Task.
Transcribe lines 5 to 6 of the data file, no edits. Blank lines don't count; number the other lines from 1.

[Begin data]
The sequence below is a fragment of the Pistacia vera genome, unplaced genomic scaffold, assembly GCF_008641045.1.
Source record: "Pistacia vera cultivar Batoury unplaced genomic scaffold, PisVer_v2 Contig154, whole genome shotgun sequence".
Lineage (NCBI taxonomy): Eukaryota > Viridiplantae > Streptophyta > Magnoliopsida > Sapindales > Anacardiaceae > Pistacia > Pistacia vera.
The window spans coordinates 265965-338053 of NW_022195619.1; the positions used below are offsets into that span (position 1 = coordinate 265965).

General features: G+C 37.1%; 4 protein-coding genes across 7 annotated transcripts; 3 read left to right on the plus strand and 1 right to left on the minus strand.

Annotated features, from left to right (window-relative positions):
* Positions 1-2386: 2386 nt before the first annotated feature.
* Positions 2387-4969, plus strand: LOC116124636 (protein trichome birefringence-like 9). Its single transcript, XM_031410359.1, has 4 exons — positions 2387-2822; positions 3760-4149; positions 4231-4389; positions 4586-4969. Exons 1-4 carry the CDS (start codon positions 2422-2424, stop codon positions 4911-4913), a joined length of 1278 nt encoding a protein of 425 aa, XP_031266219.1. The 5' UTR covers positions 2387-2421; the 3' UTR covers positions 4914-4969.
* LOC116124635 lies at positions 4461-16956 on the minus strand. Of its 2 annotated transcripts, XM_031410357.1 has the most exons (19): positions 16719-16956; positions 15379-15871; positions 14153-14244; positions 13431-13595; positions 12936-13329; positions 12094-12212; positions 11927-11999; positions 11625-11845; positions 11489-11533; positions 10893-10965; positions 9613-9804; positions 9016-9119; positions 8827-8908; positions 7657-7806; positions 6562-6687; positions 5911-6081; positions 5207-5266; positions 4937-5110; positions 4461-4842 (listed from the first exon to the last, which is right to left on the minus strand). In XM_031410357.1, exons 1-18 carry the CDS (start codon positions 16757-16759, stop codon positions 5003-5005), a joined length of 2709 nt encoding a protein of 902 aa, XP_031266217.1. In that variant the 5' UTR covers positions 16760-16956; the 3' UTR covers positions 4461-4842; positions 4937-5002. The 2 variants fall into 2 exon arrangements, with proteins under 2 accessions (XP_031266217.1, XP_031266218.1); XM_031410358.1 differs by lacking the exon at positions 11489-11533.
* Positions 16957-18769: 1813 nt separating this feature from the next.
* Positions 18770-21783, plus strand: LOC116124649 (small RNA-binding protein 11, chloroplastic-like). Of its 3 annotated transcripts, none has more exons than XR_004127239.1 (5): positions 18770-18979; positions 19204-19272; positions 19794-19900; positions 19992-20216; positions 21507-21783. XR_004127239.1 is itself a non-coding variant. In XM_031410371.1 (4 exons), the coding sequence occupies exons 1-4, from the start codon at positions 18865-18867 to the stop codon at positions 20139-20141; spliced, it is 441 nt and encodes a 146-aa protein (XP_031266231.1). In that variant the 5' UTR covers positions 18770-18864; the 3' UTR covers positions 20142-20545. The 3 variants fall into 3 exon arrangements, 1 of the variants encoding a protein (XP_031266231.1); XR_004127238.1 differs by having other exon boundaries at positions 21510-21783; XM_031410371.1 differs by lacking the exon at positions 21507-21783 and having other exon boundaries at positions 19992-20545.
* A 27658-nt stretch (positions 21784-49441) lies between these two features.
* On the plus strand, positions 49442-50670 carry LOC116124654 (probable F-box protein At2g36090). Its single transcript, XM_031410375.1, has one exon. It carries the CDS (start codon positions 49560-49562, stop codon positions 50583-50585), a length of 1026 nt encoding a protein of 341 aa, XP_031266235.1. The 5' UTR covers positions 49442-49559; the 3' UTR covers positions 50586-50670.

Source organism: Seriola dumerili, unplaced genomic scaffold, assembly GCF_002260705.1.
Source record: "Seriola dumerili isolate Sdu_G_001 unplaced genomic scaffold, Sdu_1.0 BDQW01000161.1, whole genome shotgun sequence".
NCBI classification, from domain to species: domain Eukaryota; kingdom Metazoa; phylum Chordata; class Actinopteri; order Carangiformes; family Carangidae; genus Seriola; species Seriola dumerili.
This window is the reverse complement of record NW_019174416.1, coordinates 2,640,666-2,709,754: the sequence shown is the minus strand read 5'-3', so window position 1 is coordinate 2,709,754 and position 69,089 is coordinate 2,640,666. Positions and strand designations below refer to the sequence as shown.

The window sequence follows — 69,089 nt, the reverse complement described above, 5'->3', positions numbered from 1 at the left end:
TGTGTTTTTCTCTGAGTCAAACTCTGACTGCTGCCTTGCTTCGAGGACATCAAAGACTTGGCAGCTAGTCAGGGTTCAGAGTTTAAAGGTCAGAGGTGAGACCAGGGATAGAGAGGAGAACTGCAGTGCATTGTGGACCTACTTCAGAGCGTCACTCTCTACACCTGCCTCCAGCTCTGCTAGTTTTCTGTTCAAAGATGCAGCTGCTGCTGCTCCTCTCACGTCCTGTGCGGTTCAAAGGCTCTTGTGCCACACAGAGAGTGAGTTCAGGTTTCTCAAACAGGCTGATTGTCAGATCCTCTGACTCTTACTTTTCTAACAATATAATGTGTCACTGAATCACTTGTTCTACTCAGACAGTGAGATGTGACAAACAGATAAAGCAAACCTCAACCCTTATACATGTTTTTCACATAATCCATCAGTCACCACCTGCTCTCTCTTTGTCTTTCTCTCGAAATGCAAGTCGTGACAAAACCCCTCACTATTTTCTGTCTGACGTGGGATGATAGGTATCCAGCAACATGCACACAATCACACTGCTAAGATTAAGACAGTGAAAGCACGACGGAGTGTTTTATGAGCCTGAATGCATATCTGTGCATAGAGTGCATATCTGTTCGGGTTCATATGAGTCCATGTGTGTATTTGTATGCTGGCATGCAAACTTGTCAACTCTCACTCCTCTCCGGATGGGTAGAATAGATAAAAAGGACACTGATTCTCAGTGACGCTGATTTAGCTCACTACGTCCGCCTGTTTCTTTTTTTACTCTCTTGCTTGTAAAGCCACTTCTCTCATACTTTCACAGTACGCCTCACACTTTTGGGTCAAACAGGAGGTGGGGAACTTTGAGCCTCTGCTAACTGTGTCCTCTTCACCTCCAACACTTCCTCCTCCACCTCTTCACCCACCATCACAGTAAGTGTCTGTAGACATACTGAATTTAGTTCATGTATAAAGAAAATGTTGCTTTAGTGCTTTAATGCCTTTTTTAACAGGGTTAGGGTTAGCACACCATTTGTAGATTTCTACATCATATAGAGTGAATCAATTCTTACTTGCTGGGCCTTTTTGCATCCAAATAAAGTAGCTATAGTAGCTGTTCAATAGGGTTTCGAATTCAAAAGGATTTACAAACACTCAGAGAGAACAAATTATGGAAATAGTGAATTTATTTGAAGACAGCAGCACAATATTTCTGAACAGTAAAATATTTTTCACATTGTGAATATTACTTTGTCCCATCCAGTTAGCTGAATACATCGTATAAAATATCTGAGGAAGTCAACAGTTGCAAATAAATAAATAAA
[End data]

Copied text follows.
General features: G+C 37.1%; 4 protein-coding genes across 7 annotated transcripts; 3 read left to right on the plus strand and 1 right to left on the minus strand.

Annotated features, from left to right (window-relative positions):